On Japanese food culture and creations

It’s more than sushi! When Tonami van den Driesen moved to Vancouver from Japan in 2000, she quickly realized something was missing from her palate. The miso paste here in Vancouver didn’t quite have the authentic flavour she was looking for. So, one auspicious day, van den Driesen decided to make her own.

Now the founder of Vankoji foods, van den Driesen makes and markets Japanese flavour enhancers like Shio-koji, a traditional and natural Japanese seasoning for miso paste. “I like to introduce great seasoning to not only Japanese people but to Canadians here as well, and that’s my goal,” says van den Driesen. “I care about taste and the ingredients and what people use, I like to use local ingredients as much as possible and to understand what’s inside what I’m eating,” she says.

Although van den Driesen doesn’t have any formal training in cooking, upon her immigration to Vancouver she began studying Japanese food. That’s how she learned about Shio-koji.

Lost in culture

I began making homemade miso paste and found Shio-koji which is an enhancer, used for essential cooking, I started introducing it to my friends and they loved it and so I turned it into a business,” she explains.

Shio-koji is a natural seasoning made from rice-koji, sea salt and water; Koji itself is a type of fungus that grows on rice, she explains.

As the twentieth century brought a need for convenience in cooking, the Japanese culture lost interest in Shio-koji and forgot about this traditional seasoning.

“It is an important key ingredient in Japanese culture foods; decades ago, people used to make it on their own, but eventually life got too busy and it got lost in Japanese history,” says van den Driesen.

Not even van den Driesen’s mother and grandmother had ever seen the seasoning in person before Shio-koji got rediscovered in 2007.

Van den Driesen says Kome-koji  (a filamentous fungus) is used for making things like sake, miso paste, soy sauce, vinegars and koji seasonings.

“You can use Shio-koji in most dishes, such as stir fry, soup, salad dressing, and dipping sauce. Anywhere you use salt you can use Shio-koji instead,” she says.

I tell my kids about Shio-koji, and want it to be passed down for generations to come, so we don’t lose this again; that’s my passion,” says van den Driesen.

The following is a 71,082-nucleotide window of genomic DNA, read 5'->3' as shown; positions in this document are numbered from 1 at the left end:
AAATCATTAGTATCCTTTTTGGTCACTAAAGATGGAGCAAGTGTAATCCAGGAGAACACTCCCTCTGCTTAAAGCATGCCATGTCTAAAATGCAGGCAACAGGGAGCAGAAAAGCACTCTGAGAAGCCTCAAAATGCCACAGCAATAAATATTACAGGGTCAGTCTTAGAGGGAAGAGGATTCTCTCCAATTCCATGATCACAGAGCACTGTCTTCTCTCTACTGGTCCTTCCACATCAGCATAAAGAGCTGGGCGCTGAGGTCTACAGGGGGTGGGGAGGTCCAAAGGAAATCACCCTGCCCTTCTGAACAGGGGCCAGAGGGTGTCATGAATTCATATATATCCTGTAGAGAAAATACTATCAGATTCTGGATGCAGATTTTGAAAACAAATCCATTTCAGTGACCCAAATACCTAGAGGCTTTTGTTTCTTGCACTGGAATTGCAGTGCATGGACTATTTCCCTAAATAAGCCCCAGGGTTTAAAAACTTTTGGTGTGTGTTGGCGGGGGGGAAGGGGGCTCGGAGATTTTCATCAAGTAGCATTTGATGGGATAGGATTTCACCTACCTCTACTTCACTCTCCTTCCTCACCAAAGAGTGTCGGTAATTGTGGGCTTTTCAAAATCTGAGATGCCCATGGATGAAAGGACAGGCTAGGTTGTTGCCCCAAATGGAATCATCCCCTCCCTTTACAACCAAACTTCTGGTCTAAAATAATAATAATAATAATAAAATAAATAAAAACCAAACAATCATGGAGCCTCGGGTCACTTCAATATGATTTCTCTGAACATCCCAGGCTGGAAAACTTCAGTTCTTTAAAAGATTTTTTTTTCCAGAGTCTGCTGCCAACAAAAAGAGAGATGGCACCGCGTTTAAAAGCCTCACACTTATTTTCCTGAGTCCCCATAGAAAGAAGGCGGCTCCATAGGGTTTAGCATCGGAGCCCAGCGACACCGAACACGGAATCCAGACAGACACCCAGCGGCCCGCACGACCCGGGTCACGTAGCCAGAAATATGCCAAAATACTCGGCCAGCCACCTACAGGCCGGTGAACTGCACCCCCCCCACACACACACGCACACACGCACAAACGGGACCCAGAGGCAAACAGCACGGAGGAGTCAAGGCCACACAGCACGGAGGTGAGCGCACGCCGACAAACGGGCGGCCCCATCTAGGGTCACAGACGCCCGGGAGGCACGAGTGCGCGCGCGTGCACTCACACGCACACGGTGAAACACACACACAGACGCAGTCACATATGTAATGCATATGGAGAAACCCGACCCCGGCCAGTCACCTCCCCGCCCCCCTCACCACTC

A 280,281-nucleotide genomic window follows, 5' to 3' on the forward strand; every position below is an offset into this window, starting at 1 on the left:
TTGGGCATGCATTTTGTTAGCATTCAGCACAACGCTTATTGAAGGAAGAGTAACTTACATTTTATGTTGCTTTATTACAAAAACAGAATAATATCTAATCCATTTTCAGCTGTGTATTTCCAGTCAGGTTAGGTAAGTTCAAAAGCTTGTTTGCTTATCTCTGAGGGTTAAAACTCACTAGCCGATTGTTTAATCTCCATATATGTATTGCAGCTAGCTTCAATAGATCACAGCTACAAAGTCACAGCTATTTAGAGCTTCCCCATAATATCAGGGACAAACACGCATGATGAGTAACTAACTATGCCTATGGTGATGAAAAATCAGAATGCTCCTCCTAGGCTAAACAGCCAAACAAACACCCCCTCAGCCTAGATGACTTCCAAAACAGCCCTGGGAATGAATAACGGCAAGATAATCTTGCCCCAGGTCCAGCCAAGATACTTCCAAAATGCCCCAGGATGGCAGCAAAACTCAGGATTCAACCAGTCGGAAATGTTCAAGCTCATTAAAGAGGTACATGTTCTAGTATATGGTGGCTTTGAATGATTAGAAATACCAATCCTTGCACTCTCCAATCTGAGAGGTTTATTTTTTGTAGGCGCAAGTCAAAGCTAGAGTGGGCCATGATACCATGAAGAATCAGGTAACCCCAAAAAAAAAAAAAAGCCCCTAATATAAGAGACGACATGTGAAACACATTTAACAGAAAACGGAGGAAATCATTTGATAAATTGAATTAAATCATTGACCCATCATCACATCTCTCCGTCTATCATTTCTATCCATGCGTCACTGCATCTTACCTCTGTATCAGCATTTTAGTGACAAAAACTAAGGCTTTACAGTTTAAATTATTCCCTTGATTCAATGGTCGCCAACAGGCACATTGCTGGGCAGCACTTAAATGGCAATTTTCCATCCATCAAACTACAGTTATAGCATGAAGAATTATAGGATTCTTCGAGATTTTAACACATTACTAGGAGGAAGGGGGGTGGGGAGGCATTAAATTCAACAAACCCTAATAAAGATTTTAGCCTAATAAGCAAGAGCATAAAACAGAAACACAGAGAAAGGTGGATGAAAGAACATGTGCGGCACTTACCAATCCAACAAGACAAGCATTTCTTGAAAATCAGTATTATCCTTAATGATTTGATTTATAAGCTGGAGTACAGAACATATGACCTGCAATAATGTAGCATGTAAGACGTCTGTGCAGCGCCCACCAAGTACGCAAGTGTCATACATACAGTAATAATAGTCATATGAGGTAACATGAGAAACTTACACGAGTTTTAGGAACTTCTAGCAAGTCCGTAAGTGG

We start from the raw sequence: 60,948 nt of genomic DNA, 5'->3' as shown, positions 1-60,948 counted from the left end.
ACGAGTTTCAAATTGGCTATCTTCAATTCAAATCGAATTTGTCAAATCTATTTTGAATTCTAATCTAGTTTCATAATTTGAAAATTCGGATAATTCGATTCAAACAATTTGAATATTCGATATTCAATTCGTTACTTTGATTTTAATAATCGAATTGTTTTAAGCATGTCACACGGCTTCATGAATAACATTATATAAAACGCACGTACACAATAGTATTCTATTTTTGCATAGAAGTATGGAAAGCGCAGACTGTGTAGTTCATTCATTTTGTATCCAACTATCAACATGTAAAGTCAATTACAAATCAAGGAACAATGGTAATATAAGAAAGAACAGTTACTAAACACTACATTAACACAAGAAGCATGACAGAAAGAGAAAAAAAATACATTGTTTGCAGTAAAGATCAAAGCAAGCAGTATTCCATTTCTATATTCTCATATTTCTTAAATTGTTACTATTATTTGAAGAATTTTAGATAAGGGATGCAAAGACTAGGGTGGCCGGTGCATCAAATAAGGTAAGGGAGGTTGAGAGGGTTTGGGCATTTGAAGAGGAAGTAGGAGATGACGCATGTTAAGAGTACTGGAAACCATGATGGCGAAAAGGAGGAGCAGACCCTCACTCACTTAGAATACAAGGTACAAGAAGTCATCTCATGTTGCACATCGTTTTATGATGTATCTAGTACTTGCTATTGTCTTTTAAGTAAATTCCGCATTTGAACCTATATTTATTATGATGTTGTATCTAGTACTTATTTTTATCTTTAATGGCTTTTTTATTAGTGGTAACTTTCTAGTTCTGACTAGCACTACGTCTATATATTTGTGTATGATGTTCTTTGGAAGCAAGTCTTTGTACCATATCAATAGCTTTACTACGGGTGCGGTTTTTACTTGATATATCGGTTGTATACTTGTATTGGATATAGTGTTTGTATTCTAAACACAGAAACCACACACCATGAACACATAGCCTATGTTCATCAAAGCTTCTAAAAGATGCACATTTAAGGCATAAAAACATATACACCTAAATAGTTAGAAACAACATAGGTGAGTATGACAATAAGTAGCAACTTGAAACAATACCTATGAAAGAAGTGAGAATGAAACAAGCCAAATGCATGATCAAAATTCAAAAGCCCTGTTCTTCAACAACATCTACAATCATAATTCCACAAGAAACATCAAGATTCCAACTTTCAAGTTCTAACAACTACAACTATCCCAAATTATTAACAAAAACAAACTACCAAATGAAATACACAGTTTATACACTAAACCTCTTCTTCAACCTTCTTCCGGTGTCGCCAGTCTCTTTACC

Celebrating a season

Some of the recipes van den Driesen shares can be used for a picnic on a day out.

Although there isn’t a specific day the Japanese go out for picnics, van den Driesen says when the cherry blossoms bloom, people go out when they can celebrate with friends, family and food.

“[Cherry blossoms] teach people that life is not too long; it’s short and you should celebrate and appreciate the time you have and what you have in your life,” says van den Driesen.

Shio-koji is a natural Japanese seasoning.

Today you’ll see families and friends celebrating the cherry blossoms while enjoying food as they embrace Japanese culture.

Traditionally, some of the dishes you’ll find at a Japanese picnic include Ojyu which is layers of bento boxes where there are three to five layers of food such as fish, salad, rice, a Japanese omelet or cooked vegetables, says van den Driesen.

“People put several kinds of foods into Ojyu (bento boxes) and bring it out to celebrate the season,” she explains.

Anything you put into a bento box, can be enhanced by using Shio-koji or Koji- seasonings, says van den Driesen.

And something sweet

While van den Driesen is rediscovering seasonings for traditional Japanese food, Kayoko Hamamoto, the co-founder of Vancouver chocolate shop Coconama, is adding traditional Japanese seasonings to a new food, chocolate.

“For our product we usually use Japanese seasonings like Wasabi, Sake, Matcha or a Japanese lemon called Yuzu to add flavour; because we’re Japanese we want people to know about Japanese culture as well,” she says.

Hamamoto and her husband Takanori Chiwata opened Coconama in 2010, after moving to Vancouver from Japan.

“Coco means from cocoa and Nama means fresh in Japanese,” says Hamamoto.

Their signature product “Nama Chocolate” (meaning fresh chocolate) is very popular in Japan.

“It’s different than regular chocolate; it has [a] soft and creamy texture and our product is square and cubic which is very popular in Japan,” explains Hamamoto.

They also make more traditional chocolates like salted caramel.

For Hamamoto, she personally feels the colourful presentation of the chocolate, which is all natural, is what makes customers love them.

“Vancouver doesn’t have nice weather in autumn and winter, so our colourful chocolate makes [customers] happy,” she says.

A life changing experience

We had a stable life in Japan, but a life changing experience happened to me when I visited [a cocoa farm in] Vietnam,” she says.

Both Hamamoto and her husband majored in biochemistry in Japan and since they shared a love of food, they got jobs as researchers at a confectionery company. Hamamoto was assigned to the cocoa section of the company.

“So, I didn’t choose [chocolate], but was given a route to enter chocolate,” she says.

However, Hamamoto didn’t know how chocolate was made until her visit to the cocoa farm. There, she saw firsthand how hard the farmers worked and what went into making chocolate.

“The first time I met them, I was very impressed by the cocoa farm and the farmers; thanks to them we can enjoy chocolate.”

Wanting to connect people with chocolate and tell the story of how it’s made, they started hosting workshops where people can learn about chocolate and make some of their own.

“[We] do chocolate workshops where you make chocolate from raw cocoa beans [and see] how hard [farmers] work for cocoa beans,” says Hamamoto.